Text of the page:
The Challenge

ULSD fuel does bring with it, new challenges when it comes to lubricity and overall quality. Testing fuels is something that you should consider for your fleet if you’re at all serious about reducing maintenance costs and keeping trucks and equipment running at peak efficiency. Testing and performance at ultra cold temperatures is another story entirely.

With the help of SGS / Herguth Labs, testing was performed comparing filter medias and micron ratings to see the difference between 3 types of filters:

-Baldwin Fuel Filter – 30 micron rating
-Wix/Napa Fuel Filter – 15 micron rating
-Cat/Donaldson Fuel Filter – 2 micron rating

The results are intriguing. The Pour Point was never affected, however the Cold Filter Plugging Point displayed a big drop in temperature performance depending on micron rating of the filter. Click on image below to view its entirety:

Pour Point Test

Pour Point Test with Different Filter brands and Micron Sizes

“Cold Filter Plug Point (CFPP) ASTM D6371 – This test is a more complicated procedure which involves using a vacuum to draw a 20cc fuel sample through a 45 to 50-micron screen within a 60 second time period. Up until 2007, the introduction of ULSD (Ultra Low Sulfur Diesel), many if not most operators used CFPP to provide a reference temperature for cold weather operability with diesel fuels. This is however a complicated and imperfect test. As mentioned above, CFPP uses a vacuum to draw a sample of the fuel through a 45 to 50- micron screen within a given time.  The point at which the sample fails to go through the screen in 60 seconds is the CFPP. The main issue is that up until 2007, most fuel filters used by operators were a 30-micron rated media. Todays OEM Engine Manufactures recommend using a 2 to 10-micron filter to help protect direct injection applications as well as keep the fuel system cleaner due to ULSD quality fuels. The significant difference of 10 microns and 45 microns caused a disparity between the test and real world operations. However, many in the industry felt that this differential was consistent and provided a reliable guide for cold weather operability. For example, if testing showed you had a CFPP of -24°F, you could feel reasonably confident that you could operate to -10°F using a 10 micron fuel filter for the engine.” – (source Brett Winberg – Combustion Technologies USA.)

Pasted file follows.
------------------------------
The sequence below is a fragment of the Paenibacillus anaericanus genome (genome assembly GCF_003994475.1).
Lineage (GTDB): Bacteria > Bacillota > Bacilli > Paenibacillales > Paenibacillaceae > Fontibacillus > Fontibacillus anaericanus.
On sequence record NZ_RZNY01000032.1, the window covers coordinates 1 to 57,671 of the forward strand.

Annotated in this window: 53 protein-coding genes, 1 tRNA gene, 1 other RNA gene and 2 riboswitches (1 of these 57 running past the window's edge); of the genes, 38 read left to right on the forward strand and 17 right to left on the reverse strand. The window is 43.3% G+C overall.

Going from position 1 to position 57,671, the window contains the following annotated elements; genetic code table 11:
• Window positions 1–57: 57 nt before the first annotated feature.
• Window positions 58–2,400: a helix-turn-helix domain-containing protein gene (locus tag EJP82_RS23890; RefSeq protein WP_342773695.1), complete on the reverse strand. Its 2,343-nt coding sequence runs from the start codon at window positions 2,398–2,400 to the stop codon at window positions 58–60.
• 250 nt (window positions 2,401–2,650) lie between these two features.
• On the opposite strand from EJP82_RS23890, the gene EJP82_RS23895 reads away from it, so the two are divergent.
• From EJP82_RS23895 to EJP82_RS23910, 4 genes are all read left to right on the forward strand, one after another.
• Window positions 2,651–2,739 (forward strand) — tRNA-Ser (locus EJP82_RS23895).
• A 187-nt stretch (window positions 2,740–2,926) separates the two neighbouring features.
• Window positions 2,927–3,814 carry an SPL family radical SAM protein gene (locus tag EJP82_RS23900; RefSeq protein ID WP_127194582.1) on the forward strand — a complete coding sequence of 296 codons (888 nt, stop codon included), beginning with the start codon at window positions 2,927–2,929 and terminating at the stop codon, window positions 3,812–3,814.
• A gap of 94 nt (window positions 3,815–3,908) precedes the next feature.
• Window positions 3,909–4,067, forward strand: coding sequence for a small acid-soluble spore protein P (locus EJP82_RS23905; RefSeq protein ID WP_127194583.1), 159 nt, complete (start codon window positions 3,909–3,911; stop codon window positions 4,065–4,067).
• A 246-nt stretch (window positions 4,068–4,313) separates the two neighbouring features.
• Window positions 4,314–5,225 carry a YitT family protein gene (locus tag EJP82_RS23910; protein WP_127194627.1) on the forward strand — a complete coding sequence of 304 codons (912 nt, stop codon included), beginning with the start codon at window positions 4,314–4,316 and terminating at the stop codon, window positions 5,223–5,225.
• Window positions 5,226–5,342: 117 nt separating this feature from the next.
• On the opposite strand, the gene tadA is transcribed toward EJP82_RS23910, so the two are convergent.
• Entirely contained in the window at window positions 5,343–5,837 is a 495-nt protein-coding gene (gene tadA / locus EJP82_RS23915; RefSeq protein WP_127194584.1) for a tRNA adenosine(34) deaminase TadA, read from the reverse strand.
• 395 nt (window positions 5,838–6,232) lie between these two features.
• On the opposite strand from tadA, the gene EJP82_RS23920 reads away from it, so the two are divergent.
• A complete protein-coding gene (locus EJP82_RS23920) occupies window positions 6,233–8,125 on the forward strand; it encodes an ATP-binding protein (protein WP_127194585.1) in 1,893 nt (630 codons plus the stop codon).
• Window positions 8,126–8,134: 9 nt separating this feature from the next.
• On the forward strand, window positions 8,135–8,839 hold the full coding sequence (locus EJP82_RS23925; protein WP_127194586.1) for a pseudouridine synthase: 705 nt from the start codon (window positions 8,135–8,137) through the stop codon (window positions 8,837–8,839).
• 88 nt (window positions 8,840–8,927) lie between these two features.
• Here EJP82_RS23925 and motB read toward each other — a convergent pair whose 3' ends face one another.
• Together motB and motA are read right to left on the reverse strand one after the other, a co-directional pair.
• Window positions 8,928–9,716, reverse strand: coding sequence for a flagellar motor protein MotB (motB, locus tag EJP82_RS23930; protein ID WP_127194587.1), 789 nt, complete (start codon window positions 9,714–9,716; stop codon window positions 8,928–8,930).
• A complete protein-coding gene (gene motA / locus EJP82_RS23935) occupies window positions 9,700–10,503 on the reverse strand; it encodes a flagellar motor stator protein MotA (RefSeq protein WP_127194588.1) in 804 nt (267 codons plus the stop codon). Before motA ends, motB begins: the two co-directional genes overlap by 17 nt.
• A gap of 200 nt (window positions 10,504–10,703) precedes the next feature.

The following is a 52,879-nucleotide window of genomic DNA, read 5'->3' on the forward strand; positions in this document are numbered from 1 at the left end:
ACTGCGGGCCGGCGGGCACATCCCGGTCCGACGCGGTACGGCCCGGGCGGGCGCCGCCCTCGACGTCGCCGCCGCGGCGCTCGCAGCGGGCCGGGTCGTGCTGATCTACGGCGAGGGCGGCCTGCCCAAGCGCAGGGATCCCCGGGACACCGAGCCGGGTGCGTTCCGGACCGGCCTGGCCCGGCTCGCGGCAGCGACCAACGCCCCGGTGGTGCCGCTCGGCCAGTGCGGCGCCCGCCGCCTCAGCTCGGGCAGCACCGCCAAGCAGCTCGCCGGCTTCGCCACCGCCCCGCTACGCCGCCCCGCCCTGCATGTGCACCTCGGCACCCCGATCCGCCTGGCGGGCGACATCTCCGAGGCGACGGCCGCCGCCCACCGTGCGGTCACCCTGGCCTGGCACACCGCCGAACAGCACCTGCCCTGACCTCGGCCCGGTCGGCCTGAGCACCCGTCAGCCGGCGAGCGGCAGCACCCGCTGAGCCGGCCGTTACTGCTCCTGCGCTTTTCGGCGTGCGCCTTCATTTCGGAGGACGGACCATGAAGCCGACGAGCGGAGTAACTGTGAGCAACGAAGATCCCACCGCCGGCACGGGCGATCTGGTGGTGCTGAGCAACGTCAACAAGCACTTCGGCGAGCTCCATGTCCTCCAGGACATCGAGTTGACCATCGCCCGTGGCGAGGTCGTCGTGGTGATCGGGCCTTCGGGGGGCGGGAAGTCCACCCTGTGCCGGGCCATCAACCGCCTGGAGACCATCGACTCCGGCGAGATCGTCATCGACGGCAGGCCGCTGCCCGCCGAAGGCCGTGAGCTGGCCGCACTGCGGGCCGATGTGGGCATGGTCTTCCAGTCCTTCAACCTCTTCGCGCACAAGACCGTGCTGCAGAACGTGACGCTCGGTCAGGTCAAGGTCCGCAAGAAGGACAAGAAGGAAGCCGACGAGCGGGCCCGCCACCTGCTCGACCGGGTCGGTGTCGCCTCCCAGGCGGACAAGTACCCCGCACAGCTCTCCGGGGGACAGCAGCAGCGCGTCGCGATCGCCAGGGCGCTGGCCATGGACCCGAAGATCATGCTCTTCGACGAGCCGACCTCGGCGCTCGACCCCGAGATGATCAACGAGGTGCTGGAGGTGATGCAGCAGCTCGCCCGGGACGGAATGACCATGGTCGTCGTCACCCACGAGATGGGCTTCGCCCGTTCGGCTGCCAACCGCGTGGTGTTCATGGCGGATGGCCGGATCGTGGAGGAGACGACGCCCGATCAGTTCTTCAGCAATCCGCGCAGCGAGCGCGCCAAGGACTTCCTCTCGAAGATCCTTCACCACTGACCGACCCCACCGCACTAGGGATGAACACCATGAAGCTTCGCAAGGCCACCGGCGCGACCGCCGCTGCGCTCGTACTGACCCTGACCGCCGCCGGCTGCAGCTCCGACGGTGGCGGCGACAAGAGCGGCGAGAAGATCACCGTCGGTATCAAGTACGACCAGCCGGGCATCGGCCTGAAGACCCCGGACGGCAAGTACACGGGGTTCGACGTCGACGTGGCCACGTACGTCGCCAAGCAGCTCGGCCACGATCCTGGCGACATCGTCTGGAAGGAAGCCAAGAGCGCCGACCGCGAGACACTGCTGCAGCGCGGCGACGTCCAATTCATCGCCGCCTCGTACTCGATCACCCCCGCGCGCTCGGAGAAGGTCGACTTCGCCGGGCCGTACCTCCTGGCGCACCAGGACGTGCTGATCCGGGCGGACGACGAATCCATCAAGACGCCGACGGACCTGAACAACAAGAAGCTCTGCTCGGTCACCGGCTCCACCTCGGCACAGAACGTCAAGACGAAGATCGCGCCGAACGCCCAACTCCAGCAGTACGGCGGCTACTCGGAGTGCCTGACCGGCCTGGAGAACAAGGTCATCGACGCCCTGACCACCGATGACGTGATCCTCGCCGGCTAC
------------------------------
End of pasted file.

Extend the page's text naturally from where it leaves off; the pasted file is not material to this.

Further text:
In other words, due to ULSD quality fuels, most engine manufacturers today recommend using a 2 to 10 micron filter. The test showed that CleanBoost® Sno-Cat™  has a tremendous effect on Pour Point, Cloud Point and Cold Filter Plugging Point performance at the different filter micron ratings. All testing above was done at a mix ratio of 1:2,000 which took a Pour Point performance from -8° Fahrenheit to -44° Fahrenheit. The Cloud Point performance from 10° Fahrenheit to -4° Fahrenheit… and finally, the Cold Filter Plug Point performance from -2° Fahrenheit to -29° Fahrenheit (Baldwin filter), -20° Fahrenheit (Wix/Napa filter) and -14° Fahrenheit (Cat/Donaldson filter). Again, this is based on using CleanBoost® Sno-Cat™ at a mix ratio of 1:2,000, which equates to 16 oz of CleanBoost® Sno-Cat™ to 250 gallons of ULSD diesel fuel.

When it comes to severe cold weather snaps in your area, you may want to consider this information vital to your truck or equipment fleet to keep it starting and running in these extreme temperatures.

Thanks for reading our article today, click here to receive a Free 1 oz. SHOT of CleanBoost® Maxx™